LAWRENCE – How do we practice care? This question is at the heart of a new series of programs offered at The Commons in collaboration with the new Center for Compassionate and Sustainable Communities and other University of Kansas partners.
At noon Wednesdays at The Commons, the series will feature a different topic related to well-being and care, and it will include a component of guided practice. The series aims to devote time to considering the ways people practice care as individuals, in communities and as a campus, full of resources to broaden understanding. It will highlight a variety of aspects of well-being, with special attention to the expectations of higher education.
Some of the upcoming sessions:
- Aug. 28: An overview of topics to explore, an opportunity to shape future sessions and a guided exercise
- Sept. 4: An introduction to the resources for promotion and tenure, for those considering or just beginning a career in the university
- Sept. 18: A discussion about the importance of self-care, for both personal well-being and support for others
- Sept. 25: An exploration of ways in which the internet can be used to spread empathy, build communities and increase care in the face of disaster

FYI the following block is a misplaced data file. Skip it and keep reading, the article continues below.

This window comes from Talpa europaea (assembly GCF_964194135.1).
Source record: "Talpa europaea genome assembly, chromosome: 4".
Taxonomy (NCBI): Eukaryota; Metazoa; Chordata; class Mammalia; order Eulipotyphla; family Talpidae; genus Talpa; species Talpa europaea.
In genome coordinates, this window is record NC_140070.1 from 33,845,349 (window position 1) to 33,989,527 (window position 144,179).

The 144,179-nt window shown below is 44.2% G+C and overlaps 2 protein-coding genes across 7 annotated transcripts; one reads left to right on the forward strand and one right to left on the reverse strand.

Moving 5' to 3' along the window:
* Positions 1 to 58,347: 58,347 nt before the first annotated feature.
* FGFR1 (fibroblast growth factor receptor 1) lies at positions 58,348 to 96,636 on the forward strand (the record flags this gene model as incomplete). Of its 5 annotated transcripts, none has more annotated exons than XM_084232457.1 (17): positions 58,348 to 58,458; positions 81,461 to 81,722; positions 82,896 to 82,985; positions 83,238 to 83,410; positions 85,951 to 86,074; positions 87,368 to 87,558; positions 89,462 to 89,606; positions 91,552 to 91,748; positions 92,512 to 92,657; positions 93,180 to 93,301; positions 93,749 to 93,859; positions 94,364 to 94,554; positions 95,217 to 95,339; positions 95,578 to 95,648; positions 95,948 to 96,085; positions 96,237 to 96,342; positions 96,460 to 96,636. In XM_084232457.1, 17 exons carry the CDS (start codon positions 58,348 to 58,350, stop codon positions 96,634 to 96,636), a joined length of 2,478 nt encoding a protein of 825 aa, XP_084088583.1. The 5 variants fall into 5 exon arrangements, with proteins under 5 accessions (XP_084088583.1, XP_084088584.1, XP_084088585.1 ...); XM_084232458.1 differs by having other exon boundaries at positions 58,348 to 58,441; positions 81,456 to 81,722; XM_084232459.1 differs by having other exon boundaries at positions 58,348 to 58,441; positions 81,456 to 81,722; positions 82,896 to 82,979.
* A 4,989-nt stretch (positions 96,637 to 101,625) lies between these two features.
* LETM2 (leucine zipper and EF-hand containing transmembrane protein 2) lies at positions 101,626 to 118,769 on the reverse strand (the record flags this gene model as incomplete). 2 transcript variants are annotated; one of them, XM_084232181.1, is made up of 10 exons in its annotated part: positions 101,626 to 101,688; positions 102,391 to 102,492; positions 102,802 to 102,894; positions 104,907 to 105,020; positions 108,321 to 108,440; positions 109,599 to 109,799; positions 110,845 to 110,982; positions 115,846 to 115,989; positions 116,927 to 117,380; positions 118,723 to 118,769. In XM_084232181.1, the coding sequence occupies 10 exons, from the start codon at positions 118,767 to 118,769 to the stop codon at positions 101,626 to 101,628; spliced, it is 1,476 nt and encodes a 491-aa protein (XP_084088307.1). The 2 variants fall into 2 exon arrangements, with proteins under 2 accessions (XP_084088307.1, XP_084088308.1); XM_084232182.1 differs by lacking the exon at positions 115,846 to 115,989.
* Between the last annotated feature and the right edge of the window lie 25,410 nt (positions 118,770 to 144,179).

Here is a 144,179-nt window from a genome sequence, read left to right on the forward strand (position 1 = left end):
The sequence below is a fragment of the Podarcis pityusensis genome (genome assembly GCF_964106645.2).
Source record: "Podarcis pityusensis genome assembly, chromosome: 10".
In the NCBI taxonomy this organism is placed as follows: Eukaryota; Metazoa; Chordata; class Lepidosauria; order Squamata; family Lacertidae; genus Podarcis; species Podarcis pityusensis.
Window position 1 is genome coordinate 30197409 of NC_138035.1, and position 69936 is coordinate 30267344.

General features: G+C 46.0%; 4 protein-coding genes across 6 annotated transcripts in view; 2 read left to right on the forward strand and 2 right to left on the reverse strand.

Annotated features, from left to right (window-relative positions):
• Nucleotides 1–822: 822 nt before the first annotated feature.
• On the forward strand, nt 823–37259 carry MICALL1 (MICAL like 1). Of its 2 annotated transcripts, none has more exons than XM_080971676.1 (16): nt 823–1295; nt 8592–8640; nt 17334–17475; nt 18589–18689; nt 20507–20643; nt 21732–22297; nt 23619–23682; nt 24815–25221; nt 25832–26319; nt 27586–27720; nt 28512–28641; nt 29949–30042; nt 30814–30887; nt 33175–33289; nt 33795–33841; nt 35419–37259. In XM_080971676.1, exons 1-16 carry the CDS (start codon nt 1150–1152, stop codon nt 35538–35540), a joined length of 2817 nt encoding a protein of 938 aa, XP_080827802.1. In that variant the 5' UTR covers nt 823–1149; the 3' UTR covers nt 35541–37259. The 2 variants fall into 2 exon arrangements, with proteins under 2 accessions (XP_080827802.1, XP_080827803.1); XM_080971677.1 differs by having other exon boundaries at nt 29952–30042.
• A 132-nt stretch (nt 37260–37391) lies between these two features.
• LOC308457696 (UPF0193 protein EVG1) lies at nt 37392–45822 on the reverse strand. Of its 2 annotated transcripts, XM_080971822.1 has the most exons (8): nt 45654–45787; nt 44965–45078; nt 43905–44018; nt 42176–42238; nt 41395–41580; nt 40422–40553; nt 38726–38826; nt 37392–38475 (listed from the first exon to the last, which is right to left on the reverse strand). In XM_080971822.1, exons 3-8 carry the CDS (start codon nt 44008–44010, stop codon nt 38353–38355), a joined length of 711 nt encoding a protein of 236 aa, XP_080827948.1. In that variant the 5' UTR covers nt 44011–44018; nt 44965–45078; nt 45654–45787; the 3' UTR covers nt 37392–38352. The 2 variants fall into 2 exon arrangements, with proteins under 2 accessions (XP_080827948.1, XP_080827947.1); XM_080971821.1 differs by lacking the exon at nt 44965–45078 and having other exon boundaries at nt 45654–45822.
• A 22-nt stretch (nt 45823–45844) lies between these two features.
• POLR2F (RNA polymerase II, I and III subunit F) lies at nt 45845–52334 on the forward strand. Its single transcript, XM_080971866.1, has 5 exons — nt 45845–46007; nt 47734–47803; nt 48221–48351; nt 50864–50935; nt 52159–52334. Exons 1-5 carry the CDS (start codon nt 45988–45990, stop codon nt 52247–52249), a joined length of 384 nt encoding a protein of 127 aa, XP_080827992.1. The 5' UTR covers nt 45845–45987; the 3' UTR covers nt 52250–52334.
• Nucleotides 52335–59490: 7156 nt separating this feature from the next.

- Oct. 2: An introduction to emotional intelligence and how it can link to well-being to support care for oneself and others.
“This series highlights research and resources at KU that are invested in the work of care,” said Emily Ryan, director of The Commons. “By combining research and practice, we hope to demonstrate the importance and priority placed on topics of care across roles and interests at the university, and through opening these conversations, draw focus to the care we give ourselves the ways in which we show up for others.”
“Those of us involved in launching the new Center for Compassionate and Sustainable Communities are so excited to work with The Commons and other KU partners on this important program,” said Ward Lyles, associate professor in the School of Public Affairs & Administration. “Research across disciplines increasingly demonstrates that perceptions of hard boundaries between our intellectual pursuits and our emotional and physical well-being are misguided and even counterproductive. Universities need more programs that recognize and treat learning and care as multifaceted, intertwined enterprises.”
This series is supported by a growing list of campus partners, including The Commons and the Center for Sustainable and Compassionate Communities, as well as the Center for Faculty Development & Mentoring, Office of the Provost, the School of Social Welfare, Watkins Health Services, the College Office of Diversity, Equity & Inclusion, the School of Public Affairs & Administration, KU Public Management Center and the School of Social Welfare. Events will focus on topics significant to faculty, staff, and students, though all events are free and open to the public.